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Trump’s hidden tax hikes

·Senior Columnist

You’ve probably heard about the tax cuts President Trump signed into effect in 2017, which kicked in last year and lowered the tax bill for about two-thirds of Americans.

But you may not have heard about the tax hikes Trump imposed in 2018, even though they negate a significant portion of the tax cuts Trump crows about regularly.

The tariffs Trump imposed last year on a broad range of imports have generated about $3 billion per month in new taxes, according to new research published by the Centre for Economic Policy Research in London. Trump has said many times that China is paying “billions of dollars” to the United States. But that’s not true. The Trump tariffs “have been almost entirely passed through into domestic prices,” according to the paper by economists at Columbia University, Princeton University and the New York Federal Reserve. That means American producers and consumers are paying the Trump taxes.

“It’s hurting the U.S. economy,” study author David Weinstein of Columbia told Yahoo Finance. “The U.S. economy is a big thing, and it’s not enough to move the economy into a recession. But it matters a lot to consumers of particular types of products.”

A separate study published by UCLA and the National Bureau for Economic Research draws similar conclusions. That study finds the Trump tariffs cost American consumers and producers $68.8 billion per year in higher costs and lost output, with the tariffs paid entirely by Americans. When accounting for retaliatory tariffs levied by trading partners, the net effect is more harmful to Americans living in Republican counties than in Democratic ones, largely because retaliatory tariffs have targeted agricultural products that come from rural areas.

The Trump tax cuts reduced taxes paid by businesses and workers by a total of about $150 billion per year. A full year of the Trump’s tariffs, which went into effect in phases in 2018, would impose new taxes of about $36 billion per year. That reduces the savings from the Trump tax cuts by 24%.

The CEPR paper identified another $1.4 billion per month in “deadweight costs,” or lost economic output, caused by the Trump tariffs. The higher prices for thousands of items have pushed manufacturing costs 1 percentage point higher than they’d otherwise be without the new tariffs. So overall, the tariffs are taking $4.4 billion per month out of the private-sector economy, or roughly $53 billion on an annualized basis.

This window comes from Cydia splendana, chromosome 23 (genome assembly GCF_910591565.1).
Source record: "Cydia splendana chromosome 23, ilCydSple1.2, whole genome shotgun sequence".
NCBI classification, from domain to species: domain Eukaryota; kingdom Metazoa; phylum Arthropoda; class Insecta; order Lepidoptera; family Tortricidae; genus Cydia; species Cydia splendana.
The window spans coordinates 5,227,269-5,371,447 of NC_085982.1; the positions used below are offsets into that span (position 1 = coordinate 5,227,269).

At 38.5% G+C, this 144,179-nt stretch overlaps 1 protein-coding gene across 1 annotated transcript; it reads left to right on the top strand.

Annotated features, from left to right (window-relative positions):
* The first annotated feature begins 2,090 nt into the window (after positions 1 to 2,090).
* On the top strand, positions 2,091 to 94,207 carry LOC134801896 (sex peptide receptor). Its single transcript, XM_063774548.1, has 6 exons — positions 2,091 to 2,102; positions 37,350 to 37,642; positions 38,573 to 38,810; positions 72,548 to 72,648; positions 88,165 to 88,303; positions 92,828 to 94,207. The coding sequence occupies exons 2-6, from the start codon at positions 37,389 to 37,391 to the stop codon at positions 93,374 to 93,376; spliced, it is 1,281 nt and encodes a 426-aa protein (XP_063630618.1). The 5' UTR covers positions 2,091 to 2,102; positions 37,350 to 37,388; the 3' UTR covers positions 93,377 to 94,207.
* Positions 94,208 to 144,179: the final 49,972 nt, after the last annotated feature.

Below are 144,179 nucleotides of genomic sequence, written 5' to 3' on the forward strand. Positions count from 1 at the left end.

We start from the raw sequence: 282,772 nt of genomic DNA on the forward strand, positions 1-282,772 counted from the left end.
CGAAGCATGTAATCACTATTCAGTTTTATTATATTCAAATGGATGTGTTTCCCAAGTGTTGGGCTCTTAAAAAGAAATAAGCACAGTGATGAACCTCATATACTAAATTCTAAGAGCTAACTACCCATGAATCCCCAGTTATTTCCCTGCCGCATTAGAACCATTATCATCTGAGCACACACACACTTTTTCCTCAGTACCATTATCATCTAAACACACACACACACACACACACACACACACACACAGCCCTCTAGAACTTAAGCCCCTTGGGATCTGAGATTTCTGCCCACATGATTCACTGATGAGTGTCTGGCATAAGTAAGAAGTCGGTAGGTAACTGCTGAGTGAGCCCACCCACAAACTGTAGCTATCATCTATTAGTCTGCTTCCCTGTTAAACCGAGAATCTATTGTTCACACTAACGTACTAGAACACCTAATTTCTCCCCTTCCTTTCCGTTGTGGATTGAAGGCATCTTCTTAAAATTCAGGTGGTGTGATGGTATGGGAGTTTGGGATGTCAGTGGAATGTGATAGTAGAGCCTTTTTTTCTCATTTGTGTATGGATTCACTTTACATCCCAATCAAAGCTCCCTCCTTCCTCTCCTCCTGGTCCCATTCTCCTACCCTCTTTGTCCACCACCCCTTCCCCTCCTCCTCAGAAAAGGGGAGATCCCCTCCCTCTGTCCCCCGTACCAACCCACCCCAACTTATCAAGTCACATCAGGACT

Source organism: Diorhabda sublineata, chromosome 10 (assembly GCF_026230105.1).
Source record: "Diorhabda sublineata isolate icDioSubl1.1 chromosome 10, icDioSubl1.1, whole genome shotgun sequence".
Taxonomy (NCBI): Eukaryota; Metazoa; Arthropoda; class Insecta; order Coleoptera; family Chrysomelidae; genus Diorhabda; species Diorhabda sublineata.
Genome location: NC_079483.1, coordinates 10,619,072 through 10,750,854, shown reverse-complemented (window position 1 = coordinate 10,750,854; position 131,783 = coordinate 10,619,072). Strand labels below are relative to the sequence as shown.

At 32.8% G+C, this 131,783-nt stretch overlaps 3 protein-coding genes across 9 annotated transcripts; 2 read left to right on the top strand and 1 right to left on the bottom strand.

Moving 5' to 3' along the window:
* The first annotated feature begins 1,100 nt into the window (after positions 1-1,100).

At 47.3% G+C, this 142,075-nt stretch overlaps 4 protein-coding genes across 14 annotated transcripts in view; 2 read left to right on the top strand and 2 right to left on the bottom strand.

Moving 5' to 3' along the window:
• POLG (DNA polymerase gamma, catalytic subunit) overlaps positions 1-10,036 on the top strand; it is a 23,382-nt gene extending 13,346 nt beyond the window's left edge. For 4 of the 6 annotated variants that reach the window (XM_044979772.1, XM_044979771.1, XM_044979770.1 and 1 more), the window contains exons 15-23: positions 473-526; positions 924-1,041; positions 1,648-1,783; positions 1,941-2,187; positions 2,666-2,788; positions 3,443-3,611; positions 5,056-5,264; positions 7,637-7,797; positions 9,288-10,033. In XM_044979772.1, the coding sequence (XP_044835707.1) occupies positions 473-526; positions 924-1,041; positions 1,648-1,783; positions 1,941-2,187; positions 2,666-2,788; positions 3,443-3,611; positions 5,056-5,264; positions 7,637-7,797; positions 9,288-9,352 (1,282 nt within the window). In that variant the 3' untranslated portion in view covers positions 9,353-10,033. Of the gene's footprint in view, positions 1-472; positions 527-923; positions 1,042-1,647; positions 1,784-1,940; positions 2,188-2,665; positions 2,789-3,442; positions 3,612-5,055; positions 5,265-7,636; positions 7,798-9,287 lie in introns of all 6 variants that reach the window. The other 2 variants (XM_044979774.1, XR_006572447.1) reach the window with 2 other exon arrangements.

The Trump tariffs include new duties on imported washing machines, solar panels, steel, aluminum, and many finished products from China. All told, Trump imposed new tariffs on about $283 billion worth of imports. He has threatened additional tariffs on Chinese imports, and on imported autos and auto parts from many countries.

Negotiating with China

Trump officials have been negotiating a trade deal with China that could preclude the additional tariffs Trump has threatened there. But tariffs already in place on about $250 billion worth of Chinese imports could remain, even if there is a deal.

Trump has used the China tariffs as a negotiating tool, claiming they’ve hurt China’s economy and created an incentive to bargain. And while Chinese exporters aren’t paying the tariffs, they are losing some business as a result of them. The CEPR paper estimates that the Trump tariffs are causing U.S. companies to redirect about $165 billion worth of trade per year, which means they’re moving parts of their supply chain away from countries facing punitive tariffs. Companies that used to import from China, for example, may now be getting more components from Vietnam, India or other countries able to supply them.

In a $20 trillion economy, the tariffs amount to a modest tax, overall. But they can be onerous in pockets of the economy. Early last year, for instance, Trump imposed tariffs as high as 50% on imported washing machines. Since then, the average price of major appliances—which had steadily declined since 2012—jumped by 10%. Since that category includes all appliances, it’s likely the average price of washing machines has jumped by considerably more. And prices of all washing machines have gone up—not just imports—because rising prices of imports put upward pressure on the prices of competing domestic products.

Trump favors tariffs as a way of making imports more expensive, which in turn might lead to more domestic manufacturing and employment. Manufacturing employment did rise in 2018, but only slightly faster than it had been rising before that, when there were no new tariffs. Even if every one of the 115,00 new manufacturing jobs during the last 6 months had been created because of the Trump tariffs, the cost, in new taxes paid by Americans, would be around $156,000 per job. Most of those jobs pay far less than that.

Confidential tip line: rickjnewman@yahoo.com. Click here to get Rick’s stories by email.

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Rick Newman is the author of four books, including “Rebounders: How Winners Pivot from Setback to Success.” Follow him on Twitter: @rickjnewman